Tips to Teach Kids Gratitude

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Isn’t it amazing how children gain happiness from every day moments? The little things they go through in life bring the biggest smiles on their little faces. The astonishing thing is many parents find it difficult to teach kids gratitude. Children by nature are impulsive and they constantly learn, change and new idea seem to pop up by every minute. Kids are exposed to advertisements and new adventures until another exciting thing come along.

Portraying gratitude every minute everyday is not part of what kids do. It’s not that they don’t show appreciation of what they have or who they are but it’s that they are always learning, processing and digesting information. It’s our job as parents to teach kids gratitude and to be more thankful for what they have. As a parent, you need to capitalize on small moments and assist your kids to stay grounded. It’s your responsibility to model the gratitude that you want your kids to show each day. Nagging won’t do the magic, this will just send them running.
So, what should you do? How do you teach kids gratitude? Well, here are some simple places to start…

Happiness Jar: When children get bored, feel like they don’t have what they really need in life or frustrated, it will be useful to stop and think what they do have. What you need to instill some gratitude in them is to look for a large jar and some index cards. When they kids are come, ask them to name things that make them feel happy. Write down each happy statement on each index card and place them in a large glass jar.

Teach Kids Gratitude

Then, place the jar in a place and reach in and pick a happy statement when life for them feels overwhelming. Always talk to about things that make them happy such as walking on the beach, chasing butterflies or playing cars. Most of the time, kids need a gentle reminder and for that they can learn to be thankful.

Moments Scrap Photo Book: We love taking pictures of our day-to-day lives each day. Flipping through memorable pictures at the end of the day with your kids is a great way to make them feel grateful for what they have. Give your kid a camera or an iPhone for them to take photos of what they make them happy each day. Compile these photos into a simple scrap photo book so that they can always look back and feel grateful.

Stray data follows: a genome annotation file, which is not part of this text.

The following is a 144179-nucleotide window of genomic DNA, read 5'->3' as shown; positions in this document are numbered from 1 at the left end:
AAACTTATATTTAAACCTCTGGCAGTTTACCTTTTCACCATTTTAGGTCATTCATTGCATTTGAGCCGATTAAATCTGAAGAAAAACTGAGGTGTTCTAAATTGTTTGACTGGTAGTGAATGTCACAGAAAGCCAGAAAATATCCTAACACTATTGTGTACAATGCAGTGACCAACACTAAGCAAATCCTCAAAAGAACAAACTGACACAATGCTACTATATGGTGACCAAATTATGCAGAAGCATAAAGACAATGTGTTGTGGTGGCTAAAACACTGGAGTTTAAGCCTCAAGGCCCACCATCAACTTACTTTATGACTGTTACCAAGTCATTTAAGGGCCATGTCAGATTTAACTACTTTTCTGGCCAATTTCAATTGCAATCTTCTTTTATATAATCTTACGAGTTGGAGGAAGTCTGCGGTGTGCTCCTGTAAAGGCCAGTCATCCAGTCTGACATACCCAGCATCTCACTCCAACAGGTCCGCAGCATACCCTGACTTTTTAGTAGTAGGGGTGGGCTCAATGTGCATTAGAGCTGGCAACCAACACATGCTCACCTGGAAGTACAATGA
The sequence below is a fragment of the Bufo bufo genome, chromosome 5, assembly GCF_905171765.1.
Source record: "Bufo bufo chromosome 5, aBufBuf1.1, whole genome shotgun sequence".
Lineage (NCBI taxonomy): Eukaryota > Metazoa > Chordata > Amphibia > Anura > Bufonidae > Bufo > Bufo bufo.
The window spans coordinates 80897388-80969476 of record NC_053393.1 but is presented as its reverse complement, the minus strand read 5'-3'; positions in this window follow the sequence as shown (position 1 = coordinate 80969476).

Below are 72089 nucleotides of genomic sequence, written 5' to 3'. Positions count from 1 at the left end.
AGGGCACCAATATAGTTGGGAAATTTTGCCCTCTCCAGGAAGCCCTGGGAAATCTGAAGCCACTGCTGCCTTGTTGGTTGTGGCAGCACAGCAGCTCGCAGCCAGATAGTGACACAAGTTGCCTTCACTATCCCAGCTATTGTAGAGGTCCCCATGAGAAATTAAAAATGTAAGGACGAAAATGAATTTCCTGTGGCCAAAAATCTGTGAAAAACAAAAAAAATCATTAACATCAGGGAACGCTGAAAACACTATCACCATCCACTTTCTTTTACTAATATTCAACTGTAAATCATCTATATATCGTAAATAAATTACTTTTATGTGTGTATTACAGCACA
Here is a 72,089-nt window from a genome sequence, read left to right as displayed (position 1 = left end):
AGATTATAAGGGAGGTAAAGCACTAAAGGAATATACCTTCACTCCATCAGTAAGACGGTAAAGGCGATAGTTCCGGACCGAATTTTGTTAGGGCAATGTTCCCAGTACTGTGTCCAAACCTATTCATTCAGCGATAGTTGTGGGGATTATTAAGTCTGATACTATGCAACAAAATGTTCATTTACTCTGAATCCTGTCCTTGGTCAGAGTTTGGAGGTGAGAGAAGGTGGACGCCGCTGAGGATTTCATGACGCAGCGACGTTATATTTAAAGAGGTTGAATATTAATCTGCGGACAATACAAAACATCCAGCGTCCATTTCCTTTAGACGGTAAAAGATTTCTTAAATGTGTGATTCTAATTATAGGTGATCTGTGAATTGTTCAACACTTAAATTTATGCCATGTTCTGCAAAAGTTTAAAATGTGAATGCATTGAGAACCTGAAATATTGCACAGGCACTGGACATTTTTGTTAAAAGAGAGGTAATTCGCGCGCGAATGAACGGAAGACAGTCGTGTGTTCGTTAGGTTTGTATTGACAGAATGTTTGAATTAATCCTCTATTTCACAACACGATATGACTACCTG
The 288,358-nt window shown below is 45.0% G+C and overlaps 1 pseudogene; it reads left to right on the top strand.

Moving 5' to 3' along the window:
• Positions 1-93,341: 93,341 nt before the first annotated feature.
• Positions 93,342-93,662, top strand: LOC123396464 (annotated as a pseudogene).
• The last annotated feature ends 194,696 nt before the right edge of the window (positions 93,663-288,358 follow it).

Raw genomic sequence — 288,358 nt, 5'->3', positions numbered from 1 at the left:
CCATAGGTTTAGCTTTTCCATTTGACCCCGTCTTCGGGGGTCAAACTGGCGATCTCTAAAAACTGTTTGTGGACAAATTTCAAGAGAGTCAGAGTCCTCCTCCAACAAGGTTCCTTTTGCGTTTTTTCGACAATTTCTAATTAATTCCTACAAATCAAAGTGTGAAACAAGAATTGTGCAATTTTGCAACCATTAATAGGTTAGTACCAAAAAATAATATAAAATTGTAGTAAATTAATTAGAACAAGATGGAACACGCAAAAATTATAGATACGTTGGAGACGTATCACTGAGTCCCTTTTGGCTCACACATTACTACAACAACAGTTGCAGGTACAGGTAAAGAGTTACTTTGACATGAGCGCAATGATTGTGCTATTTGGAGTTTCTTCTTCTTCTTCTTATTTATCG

kids scrapbook

Make them Collect Coins: We all know that kids love coins. They love to collect them, hoard them, play with them, throw them in fountains and even fill their secret banks with them.

Do You Want Your Kids To Be Grateful? Teach Them Gratitude

Creating a special coin jar for them for them to put their coins every other day is a great idea. Once the jar is full, discuss about local charities where they can donate their coins. Always explain where the money goes and how it will help other people. Children always take pride in helping others.

Choose a Stick: Do your kids constantly look for something to do despite having interesting books to read or toys to play with? Come up with a list of family fun activities, games and toys that your children have at their disposal. Use extra craft sticks by writing one activity on the end of each stick.

carft sticks activities

Flip the stick and ask your kid to pick one. Flip the stick at the back over to see what activity the family will be doing next. At times, a simple game to make things fun reminds kids about wonderful things around them and make them more gratitude.

Three Amazing Good Things: To decompress and check in with your kids always do so during bedtime. It’s also the perfect time to teach kids gratitude. Ask your kids to identify three good things in their life before they go to sleep.


Keep a journal by their bed so that you can write them down and revisit them the following day.Most likely, you will find mommy & daddy, toys, friends and family on the list. Making them verbalize amazing good things to show them that it feels good to go to sleep feeling happy and thankful.

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  1. Cheryl Larimer says

    Great article. One way we support teaching gratitude is making memories with our kids and grandkids instead of spending lavish amounts on gifts. We host many family events, cover the cost for at least one major event, and use our time and resources to spend time together.

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